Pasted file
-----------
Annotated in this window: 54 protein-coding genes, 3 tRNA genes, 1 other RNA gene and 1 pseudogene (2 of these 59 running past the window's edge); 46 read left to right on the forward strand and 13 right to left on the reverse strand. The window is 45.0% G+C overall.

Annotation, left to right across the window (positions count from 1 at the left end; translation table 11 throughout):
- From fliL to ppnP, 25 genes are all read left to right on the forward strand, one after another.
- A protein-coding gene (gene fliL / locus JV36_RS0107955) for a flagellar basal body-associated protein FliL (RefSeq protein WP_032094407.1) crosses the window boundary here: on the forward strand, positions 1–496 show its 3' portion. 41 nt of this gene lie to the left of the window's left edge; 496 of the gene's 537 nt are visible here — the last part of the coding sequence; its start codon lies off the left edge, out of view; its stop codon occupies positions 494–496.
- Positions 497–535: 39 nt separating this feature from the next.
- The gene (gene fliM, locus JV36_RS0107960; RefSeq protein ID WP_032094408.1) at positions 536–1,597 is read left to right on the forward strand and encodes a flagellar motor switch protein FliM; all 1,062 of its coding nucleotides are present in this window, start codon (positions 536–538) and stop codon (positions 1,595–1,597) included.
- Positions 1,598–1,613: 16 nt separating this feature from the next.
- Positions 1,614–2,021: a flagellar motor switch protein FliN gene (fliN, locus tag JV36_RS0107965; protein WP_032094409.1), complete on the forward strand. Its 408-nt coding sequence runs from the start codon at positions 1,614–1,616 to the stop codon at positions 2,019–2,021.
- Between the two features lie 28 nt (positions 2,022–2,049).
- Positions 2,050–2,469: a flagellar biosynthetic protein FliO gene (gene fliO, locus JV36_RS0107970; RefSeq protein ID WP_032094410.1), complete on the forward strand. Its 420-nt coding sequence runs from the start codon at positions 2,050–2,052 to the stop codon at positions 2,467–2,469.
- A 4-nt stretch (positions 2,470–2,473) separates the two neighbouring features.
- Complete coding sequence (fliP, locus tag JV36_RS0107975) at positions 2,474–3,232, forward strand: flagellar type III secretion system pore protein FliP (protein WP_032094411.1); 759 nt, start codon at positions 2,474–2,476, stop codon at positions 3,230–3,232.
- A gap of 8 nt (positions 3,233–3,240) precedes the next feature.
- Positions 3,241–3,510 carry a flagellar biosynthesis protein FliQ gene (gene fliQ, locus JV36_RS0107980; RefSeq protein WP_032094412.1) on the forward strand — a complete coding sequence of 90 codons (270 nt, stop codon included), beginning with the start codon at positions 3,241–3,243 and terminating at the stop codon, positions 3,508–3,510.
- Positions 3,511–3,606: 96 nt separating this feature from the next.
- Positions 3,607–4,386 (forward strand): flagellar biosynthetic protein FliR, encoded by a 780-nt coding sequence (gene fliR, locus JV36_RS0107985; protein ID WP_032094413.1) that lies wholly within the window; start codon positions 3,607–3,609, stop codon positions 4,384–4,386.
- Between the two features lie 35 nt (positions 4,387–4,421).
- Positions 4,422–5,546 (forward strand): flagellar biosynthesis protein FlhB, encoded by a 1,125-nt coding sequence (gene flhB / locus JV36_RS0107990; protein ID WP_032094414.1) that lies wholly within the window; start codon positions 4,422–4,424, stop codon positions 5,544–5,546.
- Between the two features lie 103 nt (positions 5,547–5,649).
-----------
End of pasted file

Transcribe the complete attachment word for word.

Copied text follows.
Annotated in this window: 54 protein-coding genes, 3 tRNA genes, 1 other RNA gene and 1 pseudogene (2 of these 59 running past the window's edge); 46 read left to right on the forward strand and 13 right to left on the reverse strand. The window is 45.0% G+C overall.

Annotation, left to right across the window (positions count from 1 at the left end; translation table 11 throughout):
- From fliL to ppnP, 25 genes are all read left to right on the forward strand, one after another.
- A protein-coding gene (gene fliL / locus JV36_RS0107955) for a flagellar basal body-associated protein FliL (RefSeq protein WP_032094407.1) crosses the window boundary here: on the forward strand, positions 1–496 show its 3' portion. 41 nt of this gene lie to the left of the window's left edge; 496 of the gene's 537 nt are visible here — the last part of the coding sequence; its start codon lies off the left edge, out of view; its stop codon occupies positions 494–496.
- Positions 497–535: 39 nt separating this feature from the next.
- The gene (gene fliM, locus JV36_RS0107960; RefSeq protein ID WP_032094408.1) at positions 536–1,597 is read left to right on the forward strand and encodes a flagellar motor switch protein FliM; all 1,062 of its coding nucleotides are present in this window, start codon (positions 536–538) and stop codon (positions 1,595–1,597) included.
- Positions 1,598–1,613: 16 nt separating this feature from the next.
- Positions 1,614–2,021: a flagellar motor switch protein FliN gene (fliN, locus tag JV36_RS0107965; protein WP_032094409.1), complete on the forward strand. Its 408-nt coding sequence runs from the start codon at positions 1,614–1,616 to the stop codon at positions 2,019–2,021.
- Between the two features lie 28 nt (positions 2,022–2,049).
- Positions 2,050–2,469: a flagellar biosynthetic protein FliO gene (gene fliO, locus JV36_RS0107970; RefSeq protein ID WP_032094410.1), complete on the forward strand. Its 420-nt coding sequence runs from the start codon at positions 2,050–2,052 to the stop codon at positions 2,467–2,469.
- A 4-nt stretch (positions 2,470–2,473) separates the two neighbouring features.
- Complete coding sequence (fliP, locus tag JV36_RS0107975) at positions 2,474–3,232, forward strand: flagellar type III secretion system pore protein FliP (protein WP_032094411.1); 759 nt, start codon at positions 2,474–2,476, stop codon at positions 3,230–3,232.
- A gap of 8 nt (positions 3,233–3,240) precedes the next feature.
- Positions 3,241–3,510 carry a flagellar biosynthesis protein FliQ gene (gene fliQ, locus JV36_RS0107980; RefSeq protein WP_032094412.1) on the forward strand — a complete coding sequence of 90 codons (270 nt, stop codon included), beginning with the start codon at positions 3,241–3,243 and terminating at the stop codon, positions 3,508–3,510.
- Positions 3,511–3,606: 96 nt separating this feature from the next.
- Positions 3,607–4,386 (forward strand): flagellar biosynthetic protein FliR, encoded by a 780-nt coding sequence (gene fliR, locus JV36_RS0107985; protein ID WP_032094413.1) that lies wholly within the window; start codon positions 3,607–3,609, stop codon positions 4,384–4,386.
- Between the two features lie 35 nt (positions 4,387–4,421).
- Positions 4,422–5,546 (forward strand): flagellar biosynthesis protein FlhB, encoded by a 1,125-nt coding sequence (gene flhB / locus JV36_RS0107990; protein ID WP_032094414.1) that lies wholly within the window; start codon positions 4,422–4,424, stop codon positions 5,544–5,546.
- Between the two features lie 103 nt (positions 5,547–5,649).